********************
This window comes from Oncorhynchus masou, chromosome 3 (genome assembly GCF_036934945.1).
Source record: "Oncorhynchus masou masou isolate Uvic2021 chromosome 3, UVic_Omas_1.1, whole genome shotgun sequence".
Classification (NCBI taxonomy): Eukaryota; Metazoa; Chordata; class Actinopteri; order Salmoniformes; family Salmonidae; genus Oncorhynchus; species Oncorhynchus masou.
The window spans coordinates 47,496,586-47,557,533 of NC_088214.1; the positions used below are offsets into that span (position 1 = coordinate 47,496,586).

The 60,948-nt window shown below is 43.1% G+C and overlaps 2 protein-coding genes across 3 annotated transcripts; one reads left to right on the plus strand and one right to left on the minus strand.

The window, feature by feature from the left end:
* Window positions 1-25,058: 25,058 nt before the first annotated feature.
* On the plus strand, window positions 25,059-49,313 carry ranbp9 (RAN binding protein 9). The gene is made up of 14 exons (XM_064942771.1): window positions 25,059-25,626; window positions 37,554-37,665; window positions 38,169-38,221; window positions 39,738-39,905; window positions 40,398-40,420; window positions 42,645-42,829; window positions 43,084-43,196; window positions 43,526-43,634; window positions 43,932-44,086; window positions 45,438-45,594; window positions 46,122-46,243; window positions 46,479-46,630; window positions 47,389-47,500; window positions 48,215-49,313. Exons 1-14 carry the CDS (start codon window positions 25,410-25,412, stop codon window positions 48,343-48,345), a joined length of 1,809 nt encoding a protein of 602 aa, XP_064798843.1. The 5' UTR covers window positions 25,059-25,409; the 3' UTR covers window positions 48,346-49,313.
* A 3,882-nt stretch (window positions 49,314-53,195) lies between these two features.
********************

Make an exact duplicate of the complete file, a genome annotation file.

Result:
This window comes from Oncorhynchus masou, chromosome 3 (genome assembly GCF_036934945.1).
Source record: "Oncorhynchus masou masou isolate Uvic2021 chromosome 3, UVic_Omas_1.1, whole genome shotgun sequence".
Classification (NCBI taxonomy): Eukaryota; Metazoa; Chordata; class Actinopteri; order Salmoniformes; family Salmonidae; genus Oncorhynchus; species Oncorhynchus masou.
The window spans coordinates 47,496,586-47,557,533 of NC_088214.1; the positions used below are offsets into that span (position 1 = coordinate 47,496,586).

The 60,948-nt window shown below is 43.1% G+C and overlaps 2 protein-coding genes across 3 annotated transcripts; one reads left to right on the plus strand and one right to left on the minus strand.

The window, feature by feature from the left end:
* Window positions 1-25,058: 25,058 nt before the first annotated feature.
* On the plus strand, window positions 25,059-49,313 carry ranbp9 (RAN binding protein 9). The gene is made up of 14 exons (XM_064942771.1): window positions 25,059-25,626; window positions 37,554-37,665; window positions 38,169-38,221; window positions 39,738-39,905; window positions 40,398-40,420; window positions 42,645-42,829; window positions 43,084-43,196; window positions 43,526-43,634; window positions 43,932-44,086; window positions 45,438-45,594; window positions 46,122-46,243; window positions 46,479-46,630; window positions 47,389-47,500; window positions 48,215-49,313. Exons 1-14 carry the CDS (start codon window positions 25,410-25,412, stop codon window positions 48,343-48,345), a joined length of 1,809 nt encoding a protein of 602 aa, XP_064798843.1. The 5' UTR covers window positions 25,059-25,409; the 3' UTR covers window positions 48,346-49,313.
* A 3,882-nt stretch (window positions 49,314-53,195) lies between these two features.